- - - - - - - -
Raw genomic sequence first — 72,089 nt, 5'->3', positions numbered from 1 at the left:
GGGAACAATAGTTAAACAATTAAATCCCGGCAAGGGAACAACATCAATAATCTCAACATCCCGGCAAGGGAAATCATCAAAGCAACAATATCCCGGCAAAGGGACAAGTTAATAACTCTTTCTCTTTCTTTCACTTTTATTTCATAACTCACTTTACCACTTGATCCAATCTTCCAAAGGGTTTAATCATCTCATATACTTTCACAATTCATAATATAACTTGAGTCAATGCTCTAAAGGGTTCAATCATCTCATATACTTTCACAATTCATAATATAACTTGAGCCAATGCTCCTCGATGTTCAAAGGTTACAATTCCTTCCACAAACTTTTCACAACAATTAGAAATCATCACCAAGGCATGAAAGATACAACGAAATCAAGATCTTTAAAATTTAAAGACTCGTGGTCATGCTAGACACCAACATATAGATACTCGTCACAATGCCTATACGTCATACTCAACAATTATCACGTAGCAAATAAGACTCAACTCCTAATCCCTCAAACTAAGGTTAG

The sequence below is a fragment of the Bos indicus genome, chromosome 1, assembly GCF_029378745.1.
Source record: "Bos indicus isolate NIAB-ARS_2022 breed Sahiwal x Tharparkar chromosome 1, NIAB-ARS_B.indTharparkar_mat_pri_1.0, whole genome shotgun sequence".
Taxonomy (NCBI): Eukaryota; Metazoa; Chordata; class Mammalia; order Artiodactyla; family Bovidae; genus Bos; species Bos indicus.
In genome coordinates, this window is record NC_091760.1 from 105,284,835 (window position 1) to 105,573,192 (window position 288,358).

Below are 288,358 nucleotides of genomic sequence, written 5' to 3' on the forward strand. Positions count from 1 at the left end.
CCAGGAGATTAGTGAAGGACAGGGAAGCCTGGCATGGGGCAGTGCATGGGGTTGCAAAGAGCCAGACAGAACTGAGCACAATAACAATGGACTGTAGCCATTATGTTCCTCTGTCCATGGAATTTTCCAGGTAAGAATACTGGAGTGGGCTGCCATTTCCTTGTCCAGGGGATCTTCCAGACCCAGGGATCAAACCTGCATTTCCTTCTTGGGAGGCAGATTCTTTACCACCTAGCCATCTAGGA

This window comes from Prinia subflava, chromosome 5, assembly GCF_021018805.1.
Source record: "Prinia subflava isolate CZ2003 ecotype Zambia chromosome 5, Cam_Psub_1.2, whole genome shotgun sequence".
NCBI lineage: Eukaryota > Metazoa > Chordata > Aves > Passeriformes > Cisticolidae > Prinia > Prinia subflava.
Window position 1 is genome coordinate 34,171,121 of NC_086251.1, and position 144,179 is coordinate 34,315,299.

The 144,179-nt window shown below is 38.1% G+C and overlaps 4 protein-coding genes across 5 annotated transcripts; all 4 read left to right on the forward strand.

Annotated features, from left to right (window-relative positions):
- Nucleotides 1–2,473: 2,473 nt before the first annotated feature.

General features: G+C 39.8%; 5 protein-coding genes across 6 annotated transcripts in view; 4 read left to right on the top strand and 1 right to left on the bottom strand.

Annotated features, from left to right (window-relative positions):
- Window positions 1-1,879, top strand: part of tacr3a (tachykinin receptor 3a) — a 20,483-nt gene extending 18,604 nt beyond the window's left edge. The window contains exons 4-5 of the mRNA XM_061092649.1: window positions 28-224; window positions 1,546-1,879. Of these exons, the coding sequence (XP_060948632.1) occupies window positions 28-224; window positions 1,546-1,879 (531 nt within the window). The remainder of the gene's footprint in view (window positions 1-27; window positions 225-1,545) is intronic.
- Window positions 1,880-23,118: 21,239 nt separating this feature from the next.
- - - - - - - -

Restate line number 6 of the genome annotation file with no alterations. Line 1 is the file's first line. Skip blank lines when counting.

In genome coordinates, this window is record NC_091760.1 from 105,284,835 (window position 1) to 105,573,192 (window position 288,358).